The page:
Monday, November 19, 2018

The Favourite

It’s safe to say that Direcor Yorgoa Lanthimos’ The Favourite is in no way my favorite film of the year.  In fact, except for some excellent performances by Rachel Weitz and Olivia Colman, the film is too long, eventually too boring and has a terrible ending.  
Despite that, Olivia Colman may earn a nomination for Best Supporting Actress for her portrayal of Queen Anne of England and Fiona Crombie could be nominated for Production Design. 

The story involves two cousins, (Weitz and Emma Stone) vying for the favor of the Queen.  Both are reprehensible and, therefore, the viewer doesn’t care who wins and gets tired of their bickering.

Cinematographer Robbie Ryan uses some “fish-eye” wandering camera techniques that are out of touch with time period and, therefore, annoying.  The constant vomiting of characters on screen is gross.  And, after a while, the film seems a director’s self-indulgence.

The more I think about it, this is a film to skip.

Nevertheless, I give The Favourite a 3.3 out of 5, mostly for the worthy performances of Weitz and Colman.

Sunday, November 18, 2018

The Tale

Writer/Co-Producer/Director Jennifer Fox’s The Tale is a super-excellent drama based on her own life, when, at age 13, she was drawn into a sexual relationship with her running coach (Jason Ritter).
This film is the epitome of an independent film with, due to financing issues, Fox having to stop the shoot and regroup several times in order to keep her fabulous cast of Laura Dern, Elizabeth Debicki, Ellyn Burstyn, Common, Frances Conroy, Laura Allen, Isabelle NĂ©lisse and the late John Heard.

Fox also had to change her Cinematographers from Denis Lenoir to Ivan Strasburg and Editors from Anne Fabini to Alex Hall to Gary Levy for the same reasons.  And, yet they all turned in seamless performances with the editing being immediately striking as exceptional.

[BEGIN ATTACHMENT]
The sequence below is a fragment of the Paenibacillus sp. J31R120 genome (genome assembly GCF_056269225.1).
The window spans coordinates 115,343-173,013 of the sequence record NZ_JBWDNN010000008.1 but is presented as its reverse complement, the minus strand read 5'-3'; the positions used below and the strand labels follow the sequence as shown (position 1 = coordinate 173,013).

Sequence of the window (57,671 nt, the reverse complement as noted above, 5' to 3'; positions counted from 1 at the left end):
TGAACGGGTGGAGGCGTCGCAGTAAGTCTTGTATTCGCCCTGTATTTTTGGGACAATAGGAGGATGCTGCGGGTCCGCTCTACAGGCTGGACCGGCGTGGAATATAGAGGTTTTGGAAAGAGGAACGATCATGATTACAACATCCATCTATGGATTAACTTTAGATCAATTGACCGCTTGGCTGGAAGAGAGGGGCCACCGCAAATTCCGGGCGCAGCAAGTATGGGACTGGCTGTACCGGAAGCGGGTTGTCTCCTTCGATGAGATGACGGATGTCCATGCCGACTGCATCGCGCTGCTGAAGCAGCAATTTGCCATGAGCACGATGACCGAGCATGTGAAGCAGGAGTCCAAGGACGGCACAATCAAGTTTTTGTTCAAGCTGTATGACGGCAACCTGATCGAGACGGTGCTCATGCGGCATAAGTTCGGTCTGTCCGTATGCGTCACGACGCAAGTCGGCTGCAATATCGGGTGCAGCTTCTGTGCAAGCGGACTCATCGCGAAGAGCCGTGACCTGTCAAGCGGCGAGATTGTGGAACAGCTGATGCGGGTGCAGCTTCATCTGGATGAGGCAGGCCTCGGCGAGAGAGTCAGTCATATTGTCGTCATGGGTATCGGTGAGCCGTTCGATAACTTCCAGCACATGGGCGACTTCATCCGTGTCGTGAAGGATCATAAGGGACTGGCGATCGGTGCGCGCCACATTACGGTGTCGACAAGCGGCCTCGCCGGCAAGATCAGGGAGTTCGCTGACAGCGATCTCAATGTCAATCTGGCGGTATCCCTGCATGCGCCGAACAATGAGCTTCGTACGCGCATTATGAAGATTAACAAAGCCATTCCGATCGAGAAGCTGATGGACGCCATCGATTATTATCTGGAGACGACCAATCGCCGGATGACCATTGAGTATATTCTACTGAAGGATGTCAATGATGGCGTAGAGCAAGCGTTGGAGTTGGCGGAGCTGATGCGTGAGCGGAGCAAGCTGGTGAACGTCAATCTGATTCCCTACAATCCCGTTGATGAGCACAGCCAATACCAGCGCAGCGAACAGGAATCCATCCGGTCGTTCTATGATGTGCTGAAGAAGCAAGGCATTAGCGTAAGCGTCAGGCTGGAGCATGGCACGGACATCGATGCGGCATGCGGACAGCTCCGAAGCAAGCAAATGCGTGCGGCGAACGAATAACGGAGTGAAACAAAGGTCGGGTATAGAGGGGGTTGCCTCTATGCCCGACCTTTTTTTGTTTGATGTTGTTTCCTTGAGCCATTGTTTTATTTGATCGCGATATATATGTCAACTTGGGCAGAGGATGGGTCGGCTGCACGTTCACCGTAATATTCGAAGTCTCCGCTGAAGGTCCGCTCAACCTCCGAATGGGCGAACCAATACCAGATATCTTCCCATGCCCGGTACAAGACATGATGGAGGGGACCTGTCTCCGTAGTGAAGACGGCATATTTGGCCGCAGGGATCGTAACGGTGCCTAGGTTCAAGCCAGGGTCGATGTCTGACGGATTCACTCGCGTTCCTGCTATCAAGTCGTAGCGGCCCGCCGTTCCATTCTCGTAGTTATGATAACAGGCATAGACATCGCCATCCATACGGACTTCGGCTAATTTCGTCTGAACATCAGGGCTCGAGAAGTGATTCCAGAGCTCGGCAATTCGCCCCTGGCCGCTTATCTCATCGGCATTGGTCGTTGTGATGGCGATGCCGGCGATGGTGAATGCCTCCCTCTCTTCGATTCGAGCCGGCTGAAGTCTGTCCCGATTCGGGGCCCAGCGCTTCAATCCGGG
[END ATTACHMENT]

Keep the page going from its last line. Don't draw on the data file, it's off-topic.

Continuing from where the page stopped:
The fact Fox was able to handle this on her first feature a is phenomenal.

The Tale is unique in its take on sexual violation, forcing one to wonder whether childhood and adulthood should be defined only by age or by mental capacity, as well.  Whatever your opinion, the film will stick with you.

The film is on HBO and I strongly urge you to see it. (It's sad that a movie this fine is not in theaters.) 

I give The Tale a 4.7 out of 5.


Writer/Producer/Director Steve McQueen’s Widows is a gritty thriller with a slow build that finally delivers in the excellent last 20 minutes.

It’s problem is not in the fact you’re not quite sure who the good guys are for a while, but in the fact that, except for Elizabeth Debicki’s character Alice, you don’t really care about anyone else. That can make one antsy for the almost two-hour wait for the climax.

The other issue for me was the last 2 shots of the film, which caused a groan after the thrilling wideup.  Instead of a The Devil Wears Prada ending, McQueen went for sweetness. Wrong move.

Nonetheless, I give Widows a 3.9 out of 5.